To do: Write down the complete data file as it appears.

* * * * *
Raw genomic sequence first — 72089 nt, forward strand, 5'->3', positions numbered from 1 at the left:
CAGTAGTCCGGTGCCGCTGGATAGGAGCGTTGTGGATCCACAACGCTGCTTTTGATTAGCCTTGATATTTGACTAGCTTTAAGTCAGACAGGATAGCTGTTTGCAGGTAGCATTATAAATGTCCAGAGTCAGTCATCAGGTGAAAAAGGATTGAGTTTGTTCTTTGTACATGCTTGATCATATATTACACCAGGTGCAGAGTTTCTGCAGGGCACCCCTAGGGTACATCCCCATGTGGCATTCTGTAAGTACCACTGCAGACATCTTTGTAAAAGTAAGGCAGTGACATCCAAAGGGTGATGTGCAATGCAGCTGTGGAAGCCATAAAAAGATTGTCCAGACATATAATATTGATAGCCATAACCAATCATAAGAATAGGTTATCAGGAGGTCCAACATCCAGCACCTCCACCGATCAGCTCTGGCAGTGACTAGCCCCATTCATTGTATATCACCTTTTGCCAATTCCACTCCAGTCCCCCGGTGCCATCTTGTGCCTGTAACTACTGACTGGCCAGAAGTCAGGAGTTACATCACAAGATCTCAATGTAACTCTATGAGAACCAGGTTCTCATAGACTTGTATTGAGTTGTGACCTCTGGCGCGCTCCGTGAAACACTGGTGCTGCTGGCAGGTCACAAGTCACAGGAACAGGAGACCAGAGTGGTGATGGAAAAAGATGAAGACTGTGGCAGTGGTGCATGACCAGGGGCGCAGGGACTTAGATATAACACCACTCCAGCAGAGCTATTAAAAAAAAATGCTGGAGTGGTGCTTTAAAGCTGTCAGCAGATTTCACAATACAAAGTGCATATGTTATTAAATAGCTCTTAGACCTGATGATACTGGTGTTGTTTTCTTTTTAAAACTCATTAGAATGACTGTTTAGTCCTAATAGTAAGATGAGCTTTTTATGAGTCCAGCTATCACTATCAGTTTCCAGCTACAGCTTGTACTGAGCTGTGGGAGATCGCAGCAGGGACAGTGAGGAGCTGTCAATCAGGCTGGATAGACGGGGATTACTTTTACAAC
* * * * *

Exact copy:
Raw genomic sequence first — 72089 nt, forward strand, 5'->3', positions numbered from 1 at the left:
CAGTAGTCCGGTGCCGCTGGATAGGAGCGTTGTGGATCCACAACGCTGCTTTTGATTAGCCTTGATATTTGACTAGCTTTAAGTCAGACAGGATAGCTGTTTGCAGGTAGCATTATAAATGTCCAGAGTCAGTCATCAGGTGAAAAAGGATTGAGTTTGTTCTTTGTACATGCTTGATCATATATTACACCAGGTGCAGAGTTTCTGCAGGGCACCCCTAGGGTACATCCCCATGTGGCATTCTGTAAGTACCACTGCAGACATCTTTGTAAAAGTAAGGCAGTGACATCCAAAGGGTGATGTGCAATGCAGCTGTGGAAGCCATAAAAAGATTGTCCAGACATATAATATTGATAGCCATAACCAATCATAAGAATAGGTTATCAGGAGGTCCAACATCCAGCACCTCCACCGATCAGCTCTGGCAGTGACTAGCCCCATTCATTGTATATCACCTTTTGCCAATTCCACTCCAGTCCCCCGGTGCCATCTTGTGCCTGTAACTACTGACTGGCCAGAAGTCAGGAGTTACATCACAAGATCTCAATGTAACTCTATGAGAACCAGGTTCTCATAGACTTGTATTGAGTTGTGACCTCTGGCGCGCTCCGTGAAACACTGGTGCTGCTGGCAGGTCACAAGTCACAGGAACAGGAGACCAGAGTGGTGATGGAAAAAGATGAAGACTGTGGCAGTGGTGCATGACCAGGGGCGCAGGGACTTAGATATAACACCACTCCAGCAGAGCTATTAAAAAAAAATGCTGGAGTGGTGCTTTAAAGCTGTCAGCAGATTTCACAATACAAAGTGCATATGTTATTAAATAGCTCTTAGACCTGATGATACTGGTGTTGTTTTCTTTTTAAAACTCATTAGAATGACTGTTTAGTCCTAATAGTAAGATGAGCTTTTTATGAGTCCAGCTATCACTATCAGTTTCCAGCTACAGCTTGTACTGAGCTGTGGGAGATCGCAGCAGGGACAGTGAGGAGCTGTCAATCAGGCTGGATAGACGGGGATTACTTTTACAAC